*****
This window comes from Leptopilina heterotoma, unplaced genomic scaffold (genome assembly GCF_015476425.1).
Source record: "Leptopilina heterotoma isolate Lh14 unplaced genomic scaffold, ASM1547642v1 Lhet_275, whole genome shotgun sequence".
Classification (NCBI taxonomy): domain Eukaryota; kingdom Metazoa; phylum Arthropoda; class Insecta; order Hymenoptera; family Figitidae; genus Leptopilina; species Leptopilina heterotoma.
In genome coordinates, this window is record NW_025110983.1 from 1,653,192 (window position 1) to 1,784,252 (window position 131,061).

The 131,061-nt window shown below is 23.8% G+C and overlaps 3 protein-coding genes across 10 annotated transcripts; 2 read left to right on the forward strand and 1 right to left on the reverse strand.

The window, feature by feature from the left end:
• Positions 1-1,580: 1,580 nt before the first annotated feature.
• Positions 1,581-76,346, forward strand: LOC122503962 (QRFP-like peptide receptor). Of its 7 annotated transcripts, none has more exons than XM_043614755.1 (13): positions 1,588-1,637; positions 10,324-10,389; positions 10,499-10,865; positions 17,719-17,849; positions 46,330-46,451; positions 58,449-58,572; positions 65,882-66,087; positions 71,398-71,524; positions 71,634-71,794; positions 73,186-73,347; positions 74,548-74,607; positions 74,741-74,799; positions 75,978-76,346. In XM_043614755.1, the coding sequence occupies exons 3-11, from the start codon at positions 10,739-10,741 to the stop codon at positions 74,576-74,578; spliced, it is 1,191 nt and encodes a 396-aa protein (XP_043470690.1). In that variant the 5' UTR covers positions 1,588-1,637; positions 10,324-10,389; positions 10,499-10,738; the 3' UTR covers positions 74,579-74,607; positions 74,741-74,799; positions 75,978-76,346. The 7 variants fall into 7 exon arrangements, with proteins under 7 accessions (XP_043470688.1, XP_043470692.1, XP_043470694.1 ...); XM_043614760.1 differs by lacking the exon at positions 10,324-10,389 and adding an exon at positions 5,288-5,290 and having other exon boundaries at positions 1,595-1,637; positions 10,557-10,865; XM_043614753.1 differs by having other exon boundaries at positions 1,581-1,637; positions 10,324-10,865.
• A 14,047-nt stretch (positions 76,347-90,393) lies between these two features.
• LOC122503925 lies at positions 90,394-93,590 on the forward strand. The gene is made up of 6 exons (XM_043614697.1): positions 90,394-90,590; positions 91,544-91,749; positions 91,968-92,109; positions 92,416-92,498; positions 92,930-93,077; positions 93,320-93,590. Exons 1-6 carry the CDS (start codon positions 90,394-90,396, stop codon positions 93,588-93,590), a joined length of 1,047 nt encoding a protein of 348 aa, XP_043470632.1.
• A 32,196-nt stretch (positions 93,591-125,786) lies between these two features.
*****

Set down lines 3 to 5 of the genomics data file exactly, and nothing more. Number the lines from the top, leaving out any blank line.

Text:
Classification (NCBI taxonomy): domain Eukaryota; kingdom Metazoa; phylum Arthropoda; class Insecta; order Hymenoptera; family Figitidae; genus Leptopilina; species Leptopilina heterotoma.
In genome coordinates, this window is record NW_025110983.1 from 1,653,192 (window position 1) to 1,784,252 (window position 131,061).

The 131,061-nt window shown below is 23.8% G+C and overlaps 3 protein-coding genes across 10 annotated transcripts; 2 read left to right on the forward strand and 1 right to left on the reverse strand.